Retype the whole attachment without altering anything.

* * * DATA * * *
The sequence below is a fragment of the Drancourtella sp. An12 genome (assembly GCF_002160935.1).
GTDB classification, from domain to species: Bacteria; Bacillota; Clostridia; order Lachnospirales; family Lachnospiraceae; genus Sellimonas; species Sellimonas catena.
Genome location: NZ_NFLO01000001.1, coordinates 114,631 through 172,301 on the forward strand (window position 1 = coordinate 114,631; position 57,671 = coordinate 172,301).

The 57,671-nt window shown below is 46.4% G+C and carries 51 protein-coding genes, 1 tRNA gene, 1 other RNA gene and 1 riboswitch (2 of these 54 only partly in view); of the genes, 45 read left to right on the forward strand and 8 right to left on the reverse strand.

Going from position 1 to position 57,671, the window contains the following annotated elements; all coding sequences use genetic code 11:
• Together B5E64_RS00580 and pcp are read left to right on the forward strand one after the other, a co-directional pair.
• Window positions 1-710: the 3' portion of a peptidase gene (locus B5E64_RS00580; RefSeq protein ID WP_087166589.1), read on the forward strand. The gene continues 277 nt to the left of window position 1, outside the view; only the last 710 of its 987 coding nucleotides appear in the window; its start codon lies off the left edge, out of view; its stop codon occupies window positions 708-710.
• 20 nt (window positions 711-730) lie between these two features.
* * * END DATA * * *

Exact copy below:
The sequence below is a fragment of the Drancourtella sp. An12 genome (assembly GCF_002160935.1).
GTDB classification, from domain to species: Bacteria; Bacillota; Clostridia; order Lachnospirales; family Lachnospiraceae; genus Sellimonas; species Sellimonas catena.
Genome location: NZ_NFLO01000001.1, coordinates 114,631 through 172,301 on the forward strand (window position 1 = coordinate 114,631; position 57,671 = coordinate 172,301).

The 57,671-nt window shown below is 46.4% G+C and carries 51 protein-coding genes, 1 tRNA gene, 1 other RNA gene and 1 riboswitch (2 of these 54 only partly in view); of the genes, 45 read left to right on the forward strand and 8 right to left on the reverse strand.

Going from position 1 to position 57,671, the window contains the following annotated elements; all coding sequences use genetic code 11:
• Together B5E64_RS00580 and pcp are read left to right on the forward strand one after the other, a co-directional pair.
• Window positions 1-710: the 3' portion of a peptidase gene (locus B5E64_RS00580; RefSeq protein ID WP_087166589.1), read on the forward strand. The gene continues 277 nt to the left of window position 1, outside the view; only the last 710 of its 987 coding nucleotides appear in the window; its start codon lies off the left edge, out of view; its stop codon occupies window positions 708-710.
• 20 nt (window positions 711-730) lie between these two features.